Forty-seven years ago today, the Controlled Substances Act (CSA) went into law. President Richard Nixon signed the CSA legislation in October 1970, a year and a half after the U.S. Supreme Court declared the prevailing prohibition law unconstitutional. Prepared by Attorney General John Mitchell at the request of Nixon, the CSA created a regulatory structure for drugs, and the president made sure the law fully maintained cannabis prohibition.
The CSA, which took effect May 1, 1971, established five Schedules to categorize controlled substances according to abuse potential, safety and medical value. Schedule I, the most restricted category, is reserved for highly addictive drugs that lack medical value and any level of safe use, even under medical supervision. Substances in this category cannot be prescribed or consumed under any circumstances, and very few (if any) clinical studies are permitted that involve the substance itself. In fact, the CSA made it a Class 1 federal felony for medical professionals and researchers to conduct legitimate studies on cannabis. Schedule II, meanwhile, is the most-restricted substance available with a prescription, and it includes drugs deemed to be addictive and dangerous but with some medical value. Schedules III to V involve progressively fewer restrictions.
Nixon reestablished federal prohibition by categorizing cannabis and non-psychoactive hemp as Schedule I substances. This put cannabis in the same category as heroin, MDMA, mescaline, peyote, khat, ayahuasca, GHB, lysergic acid diethylamide (LSD), mushrooms and etorphine (an opioid 3,000 times stronger than morphine used to immobilize elephants). By comparison, Schedule II substances include crack cocaine, meth and opioids, which the CSA restricts less than cannabis. The Drug Enforcement Administration (DEA), which Nixon created to enforce the CSA, added cannabidiol (CBD) to the Schedule I list in 2016.
A Vox/Morning Consult poll in 2016 found that 82 percent of Americans did not realize cannabis was a Schedule I substance. Moreover, the poll found that most people thought cannabis should be removed from the Schedules altogether. Interestingly, that was also the opinion of a new commission established to determine its placement.
Congress set the original classifications, and the Schedule I status of cannabis was meant to be a temporary placement as the National Commission on Marijuana and Drug Abuse studied the plant. More commonly referred to as the Shafer Commission, the group included former Republican Governor Raymond Shafer, Republican Congressman Tim Lee Carter of Kentucky, Republican Senator Jacob Javits, Democratic Senator Harold Hughes of Iowa and a mix of medical doctors, college presidents, attorneys, psychiatrists and other politicians.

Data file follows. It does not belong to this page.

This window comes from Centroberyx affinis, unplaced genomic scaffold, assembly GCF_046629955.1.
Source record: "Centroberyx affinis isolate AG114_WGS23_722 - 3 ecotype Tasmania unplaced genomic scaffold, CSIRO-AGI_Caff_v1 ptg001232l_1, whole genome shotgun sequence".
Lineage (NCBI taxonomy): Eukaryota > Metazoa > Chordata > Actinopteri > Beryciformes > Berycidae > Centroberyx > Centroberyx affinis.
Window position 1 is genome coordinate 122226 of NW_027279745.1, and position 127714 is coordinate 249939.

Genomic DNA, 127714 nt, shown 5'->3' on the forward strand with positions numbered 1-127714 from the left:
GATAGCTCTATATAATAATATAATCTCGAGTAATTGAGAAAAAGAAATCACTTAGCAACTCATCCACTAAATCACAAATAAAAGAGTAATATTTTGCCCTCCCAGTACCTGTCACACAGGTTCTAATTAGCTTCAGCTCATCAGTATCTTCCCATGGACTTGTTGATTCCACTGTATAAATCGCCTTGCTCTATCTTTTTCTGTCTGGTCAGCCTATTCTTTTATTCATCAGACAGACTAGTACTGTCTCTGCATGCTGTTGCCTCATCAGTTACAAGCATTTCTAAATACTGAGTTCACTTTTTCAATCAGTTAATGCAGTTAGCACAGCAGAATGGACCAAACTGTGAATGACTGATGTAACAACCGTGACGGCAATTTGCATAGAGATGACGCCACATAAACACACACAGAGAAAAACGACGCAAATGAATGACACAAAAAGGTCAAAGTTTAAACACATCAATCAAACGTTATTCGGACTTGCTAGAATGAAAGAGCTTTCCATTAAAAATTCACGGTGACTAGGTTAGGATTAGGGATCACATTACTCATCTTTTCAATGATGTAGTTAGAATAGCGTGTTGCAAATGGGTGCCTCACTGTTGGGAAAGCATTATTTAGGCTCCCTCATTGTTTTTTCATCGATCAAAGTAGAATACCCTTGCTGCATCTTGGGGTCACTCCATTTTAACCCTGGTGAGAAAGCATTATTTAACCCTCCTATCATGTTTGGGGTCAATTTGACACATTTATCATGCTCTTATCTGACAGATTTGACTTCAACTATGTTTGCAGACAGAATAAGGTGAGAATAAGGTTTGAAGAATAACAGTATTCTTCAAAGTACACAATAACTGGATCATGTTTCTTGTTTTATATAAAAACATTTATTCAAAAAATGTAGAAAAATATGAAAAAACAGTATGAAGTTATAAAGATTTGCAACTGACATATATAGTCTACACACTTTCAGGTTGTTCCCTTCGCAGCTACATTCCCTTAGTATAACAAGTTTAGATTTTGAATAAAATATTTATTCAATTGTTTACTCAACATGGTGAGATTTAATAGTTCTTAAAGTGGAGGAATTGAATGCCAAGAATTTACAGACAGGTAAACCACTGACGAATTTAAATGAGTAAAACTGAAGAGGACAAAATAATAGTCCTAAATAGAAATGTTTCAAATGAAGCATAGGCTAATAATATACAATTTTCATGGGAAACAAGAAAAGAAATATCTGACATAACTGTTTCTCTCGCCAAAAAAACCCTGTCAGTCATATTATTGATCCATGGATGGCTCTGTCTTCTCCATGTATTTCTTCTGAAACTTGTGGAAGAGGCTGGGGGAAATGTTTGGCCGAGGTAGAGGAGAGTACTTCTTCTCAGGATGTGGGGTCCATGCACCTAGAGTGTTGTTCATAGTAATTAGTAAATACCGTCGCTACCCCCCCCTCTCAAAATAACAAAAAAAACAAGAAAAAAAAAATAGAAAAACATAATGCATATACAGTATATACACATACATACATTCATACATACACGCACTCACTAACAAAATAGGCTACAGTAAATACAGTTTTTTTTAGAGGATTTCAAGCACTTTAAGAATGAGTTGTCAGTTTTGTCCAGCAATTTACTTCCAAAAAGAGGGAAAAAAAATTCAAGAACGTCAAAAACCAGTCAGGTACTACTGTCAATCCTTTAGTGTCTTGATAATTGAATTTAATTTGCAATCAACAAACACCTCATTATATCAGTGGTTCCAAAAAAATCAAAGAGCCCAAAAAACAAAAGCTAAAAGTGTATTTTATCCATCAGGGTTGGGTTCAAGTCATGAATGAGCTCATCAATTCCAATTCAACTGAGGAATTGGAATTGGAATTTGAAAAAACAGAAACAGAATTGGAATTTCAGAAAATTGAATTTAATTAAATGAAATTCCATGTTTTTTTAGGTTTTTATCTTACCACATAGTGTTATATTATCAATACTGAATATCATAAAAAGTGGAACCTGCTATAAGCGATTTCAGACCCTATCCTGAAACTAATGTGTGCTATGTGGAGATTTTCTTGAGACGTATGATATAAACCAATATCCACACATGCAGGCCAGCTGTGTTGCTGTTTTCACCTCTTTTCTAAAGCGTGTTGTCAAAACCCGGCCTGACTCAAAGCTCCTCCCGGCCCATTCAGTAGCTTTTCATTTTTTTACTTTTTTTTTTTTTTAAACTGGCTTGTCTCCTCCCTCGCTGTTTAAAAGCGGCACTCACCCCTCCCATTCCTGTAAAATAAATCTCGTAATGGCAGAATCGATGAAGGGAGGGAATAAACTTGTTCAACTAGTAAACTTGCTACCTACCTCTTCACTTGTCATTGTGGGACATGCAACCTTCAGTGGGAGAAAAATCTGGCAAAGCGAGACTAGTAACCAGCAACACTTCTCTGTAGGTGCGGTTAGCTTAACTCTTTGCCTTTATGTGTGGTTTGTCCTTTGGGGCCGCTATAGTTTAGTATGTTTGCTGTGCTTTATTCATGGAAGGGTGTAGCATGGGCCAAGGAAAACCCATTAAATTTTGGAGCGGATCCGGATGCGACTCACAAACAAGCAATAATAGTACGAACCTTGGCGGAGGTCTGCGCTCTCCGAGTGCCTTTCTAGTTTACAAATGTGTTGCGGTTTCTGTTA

In early 1972, Chairman Shafer delivered its findings to Congress in a report titled "Marihuana, A Signal of Misunderstanding" calling for an end to cannabis prohibition.
"[The CSA] implies an overwhelming indictment of the behavior which we believe is not appropriate," said the report. "The actual and potential harm of use of the drug is not great enough to justify intrusion by the criminal law into private behavior, a step which our society takes only with the greatest reluctance.... Looking only at the effects on the individual, there is little proven danger of physical or psychological harm from the experimental or intermittent use of the natural preparations of cannabis."
The Commission attacked the "lurid accounts" of unsubstantiated cannabis-related atrocities and the constitutionality of prohibition in general for private consumption. "The use of drugs for pleasure or other non-medical purposes is not inherently irresponsible," noted the Commission in support of recreational use. "Alcohol is widely used as an acceptable part of social activities."
This was not the report President Nixon wanted or expected. Publically released Oval Office transcripts show that Governor Shafer visited Nixon before the release of the report to warn him about the findings. In addition to saying people who fight cannabis prohibition are "not good people," Nixon warned, "You're enough of a pro to know that for you to come out with something that would run counter to what the Congress feels and what the country feels, and what we're planning to do, would make your commission just look bad as hell."
The Commission, to its credit, delivered the report and called for an end to prohibition. Cannabis remained a Schedule I drug, however, and a new congressional subcommittee was formed in 1974 to give a second opinion. Mississippi Senator James Eastland led the subcommittee.
Eastland, a rich cotton plantation owner who viciously supported racial segregation, once said the Supreme Court decision to desegregate schools destroyed the Constitution. The so-called "Voice of the White South" regularly called African-Americans an inferior race, denied the Klu Klux Klan presence in his state and claimed the famous 1964 disappearance of three civil rights workers in Mississippi was merely a hoax. Public perception largely saw cannabis as a drug used by hippies, Latinos and African-Americans, which meant prohibition would naturally target these groups.
Senator Eastland slammed the Shafer Commission findings and stressed the need to maintain the Schedule I status of cannabis. The CSA's prohibition of cannabis remains the law of the land to this day, despite 64 percent national support to end it.